AMD's .09 micron A64 3500+: Overclocking, Thermals, & Power Consumption

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Temperatures: Stock & Overclocked

For our next batch of tests, we recorded each processor's core temperature while running at their respective default clock speeds, and while overclocked to the same level. The "idle" temperatures were recorded after powering up the system and letting it sit at the Windows desktop for 5 minutes.  The "100% load" temperatures were recorded after running the graphical Folding @ Home client for exactly 15 minutes. 

Processor temperatures were monitored using the latest version of MSI's proprietary Core Center software.  Please be aware that motherboards from different vendors will report temperatures differently; an Asus or Abit motherboard may report temperatures a bit higher or slightly lower than the MSI K8N Neo2 Platinum we used for testing.  The temperatures reported here are only indicative of how MSI's software interprets the data coming from the Athlon 64's on-die thermal diode, and aren't necessarily 100% accurate representations of actual die temperatures...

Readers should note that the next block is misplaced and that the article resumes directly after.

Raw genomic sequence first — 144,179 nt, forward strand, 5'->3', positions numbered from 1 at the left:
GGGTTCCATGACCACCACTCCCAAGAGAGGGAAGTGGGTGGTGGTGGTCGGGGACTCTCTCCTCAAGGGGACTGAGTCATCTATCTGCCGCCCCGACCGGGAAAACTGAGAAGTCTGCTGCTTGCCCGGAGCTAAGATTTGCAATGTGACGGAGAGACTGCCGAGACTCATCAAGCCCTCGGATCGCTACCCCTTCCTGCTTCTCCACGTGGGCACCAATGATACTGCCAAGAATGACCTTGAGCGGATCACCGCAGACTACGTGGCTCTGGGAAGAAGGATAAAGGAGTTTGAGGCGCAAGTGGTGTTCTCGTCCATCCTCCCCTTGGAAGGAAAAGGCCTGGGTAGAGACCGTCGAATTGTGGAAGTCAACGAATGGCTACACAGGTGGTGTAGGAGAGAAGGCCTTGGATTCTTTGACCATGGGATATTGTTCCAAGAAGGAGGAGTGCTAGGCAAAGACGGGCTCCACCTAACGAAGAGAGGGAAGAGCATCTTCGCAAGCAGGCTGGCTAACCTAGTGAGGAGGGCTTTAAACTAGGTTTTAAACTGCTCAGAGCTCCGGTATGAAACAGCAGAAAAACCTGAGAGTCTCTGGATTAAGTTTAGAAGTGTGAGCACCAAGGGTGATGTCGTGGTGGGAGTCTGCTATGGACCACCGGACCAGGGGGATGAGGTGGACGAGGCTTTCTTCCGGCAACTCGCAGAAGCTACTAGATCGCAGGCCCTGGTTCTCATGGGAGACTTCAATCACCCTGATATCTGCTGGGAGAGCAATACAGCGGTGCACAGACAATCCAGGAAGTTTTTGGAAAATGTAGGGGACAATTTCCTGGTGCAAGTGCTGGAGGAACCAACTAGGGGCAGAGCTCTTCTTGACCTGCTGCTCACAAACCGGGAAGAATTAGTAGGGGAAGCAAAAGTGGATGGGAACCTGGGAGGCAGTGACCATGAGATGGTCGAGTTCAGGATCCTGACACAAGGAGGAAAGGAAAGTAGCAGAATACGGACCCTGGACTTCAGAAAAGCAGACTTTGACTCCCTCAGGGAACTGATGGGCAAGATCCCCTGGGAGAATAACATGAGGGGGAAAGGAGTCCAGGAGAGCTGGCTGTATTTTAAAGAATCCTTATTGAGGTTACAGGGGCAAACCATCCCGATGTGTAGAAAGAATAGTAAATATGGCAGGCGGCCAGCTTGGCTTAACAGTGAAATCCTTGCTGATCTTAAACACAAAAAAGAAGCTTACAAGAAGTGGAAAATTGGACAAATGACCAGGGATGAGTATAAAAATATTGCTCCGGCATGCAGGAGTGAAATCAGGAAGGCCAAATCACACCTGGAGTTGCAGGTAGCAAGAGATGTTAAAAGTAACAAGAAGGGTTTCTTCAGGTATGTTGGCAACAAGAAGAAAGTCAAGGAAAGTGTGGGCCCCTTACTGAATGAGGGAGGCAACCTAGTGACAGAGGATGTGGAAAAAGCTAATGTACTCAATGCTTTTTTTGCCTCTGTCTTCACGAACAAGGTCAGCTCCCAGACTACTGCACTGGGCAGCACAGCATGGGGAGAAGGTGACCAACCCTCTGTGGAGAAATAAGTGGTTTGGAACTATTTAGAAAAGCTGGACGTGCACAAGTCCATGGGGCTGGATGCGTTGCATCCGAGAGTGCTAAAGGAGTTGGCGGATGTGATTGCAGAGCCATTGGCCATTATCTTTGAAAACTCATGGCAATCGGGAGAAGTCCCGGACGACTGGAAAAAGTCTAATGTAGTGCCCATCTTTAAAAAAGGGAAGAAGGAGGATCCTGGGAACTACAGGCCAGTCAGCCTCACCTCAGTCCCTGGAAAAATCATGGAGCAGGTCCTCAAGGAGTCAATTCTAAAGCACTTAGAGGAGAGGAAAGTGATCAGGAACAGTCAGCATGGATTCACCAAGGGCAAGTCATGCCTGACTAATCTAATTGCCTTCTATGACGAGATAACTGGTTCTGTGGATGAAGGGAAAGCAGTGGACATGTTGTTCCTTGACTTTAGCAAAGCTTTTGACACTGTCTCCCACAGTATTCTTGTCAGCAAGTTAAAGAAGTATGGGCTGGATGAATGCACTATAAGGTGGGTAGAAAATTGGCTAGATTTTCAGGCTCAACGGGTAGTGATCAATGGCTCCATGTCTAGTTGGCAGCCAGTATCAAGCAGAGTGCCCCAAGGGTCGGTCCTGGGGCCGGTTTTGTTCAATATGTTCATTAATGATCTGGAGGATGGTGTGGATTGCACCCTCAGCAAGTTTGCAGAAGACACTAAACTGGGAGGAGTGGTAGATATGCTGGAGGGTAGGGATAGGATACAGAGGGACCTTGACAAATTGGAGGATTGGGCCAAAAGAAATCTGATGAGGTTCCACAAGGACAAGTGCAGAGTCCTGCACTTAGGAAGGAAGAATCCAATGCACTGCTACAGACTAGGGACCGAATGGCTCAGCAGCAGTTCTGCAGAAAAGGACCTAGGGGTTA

Athlon 64 3500+ Core Temperatures: .09 & .13 Micron
All Things Being Equal...

 

At their default clock speeds, both processors operated with similar temperatures while at idle and under full load. The .09 micron Winchester based 3500+ was only 2oC cooler at idle and while running at 100% utilization.  That 2oC difference equates to a 5.1% temperature differential while at idle and a 4.1% differential under load.

To compare temperatures while our processors were overclocked, we ran BOTH CPUs at 2541MHz, which was the maximum speed our .13 micron Newcastle based 3500+ was stable using its stock voltage.  Our Winchester based CPU was capable of 2596MHz, but we wanted to have an "apple-to-apples" comparison here. While overclocked to 2541MHz the Winchester based 3500+ ran 3oC, or 7.1%, cooler than the Newcastle based CPU at idle. With both processors running under a full load, the Winchester based 3500+ again ran cooler, by a full 5oC, or 9.1%. It's also worth noting that both processors ran relatively cool by today's standards.  Even while overclocked well beyond their stock speeds, and running at full load, neither CPU got hotter than 55oC.  55oC isn't exactly cool, but it's not a furnace either.  We'd also like to point out that even with Winchester's increased thermal density, it was able to run cooler than a similarly clocked Newcastle using the exact same heatsink. When you shrink the size of processor's die, it has a smaller area through which it must dissipate heat, which makes them more difficult to cool. The Winchester core doesn't require any additional cooling, however.  AMD's existing PIB heatsink is more than capable of keeping temperatures in check.


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